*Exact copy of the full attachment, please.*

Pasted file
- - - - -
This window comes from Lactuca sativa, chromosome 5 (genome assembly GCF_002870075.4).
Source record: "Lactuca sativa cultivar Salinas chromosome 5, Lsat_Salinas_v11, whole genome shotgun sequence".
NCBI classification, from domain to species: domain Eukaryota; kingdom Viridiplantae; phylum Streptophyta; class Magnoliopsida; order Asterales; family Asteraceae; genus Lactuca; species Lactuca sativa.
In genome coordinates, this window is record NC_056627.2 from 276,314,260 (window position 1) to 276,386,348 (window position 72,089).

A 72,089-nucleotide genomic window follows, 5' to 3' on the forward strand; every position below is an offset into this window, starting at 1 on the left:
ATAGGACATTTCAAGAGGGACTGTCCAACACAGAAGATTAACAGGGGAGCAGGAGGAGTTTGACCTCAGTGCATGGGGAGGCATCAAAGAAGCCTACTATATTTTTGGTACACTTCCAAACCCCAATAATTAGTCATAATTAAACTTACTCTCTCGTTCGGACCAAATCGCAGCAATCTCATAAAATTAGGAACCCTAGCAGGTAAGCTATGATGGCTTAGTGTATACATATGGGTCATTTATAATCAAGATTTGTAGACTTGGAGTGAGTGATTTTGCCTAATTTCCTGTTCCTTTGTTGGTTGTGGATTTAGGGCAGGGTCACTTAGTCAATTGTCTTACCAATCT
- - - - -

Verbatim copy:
This window comes from Lactuca sativa, chromosome 5 (genome assembly GCF_002870075.4).
Source record: "Lactuca sativa cultivar Salinas chromosome 5, Lsat_Salinas_v11, whole genome shotgun sequence".
NCBI classification, from domain to species: domain Eukaryota; kingdom Viridiplantae; phylum Streptophyta; class Magnoliopsida; order Asterales; family Asteraceae; genus Lactuca; species Lactuca sativa.
In genome coordinates, this window is record NC_056627.2 from 276,314,260 (window position 1) to 276,386,348 (window position 72,089).

A 72,089-nucleotide genomic window follows, 5' to 3' on the forward strand; every position below is an offset into this window, starting at 1 on the left:
ATAGGACATTTCAAGAGGGACTGTCCAACACAGAAGATTAACAGGGGAGCAGGAGGAGTTTGACCTCAGTGCATGGGGAGGCATCAAAGAAGCCTACTATATTTTTGGTACACTTCCAAACCCCAATAATTAGTCATAATTAAACTTACTCTCTCGTTCGGACCAAATCGCAGCAATCTCATAAAATTAGGAACCCTAGCAGGTAAGCTATGATGGCTTAGTGTATACATATGGGTCATTTATAATCAAGATTTGTAGACTTGGAGTGAGTGATTTTGCCTAATTTCCTGTTCCTTTGTTGGTTGTGGATTTAGGGCAGGGTCACTTAGTCAATTGTCTTACCAATCT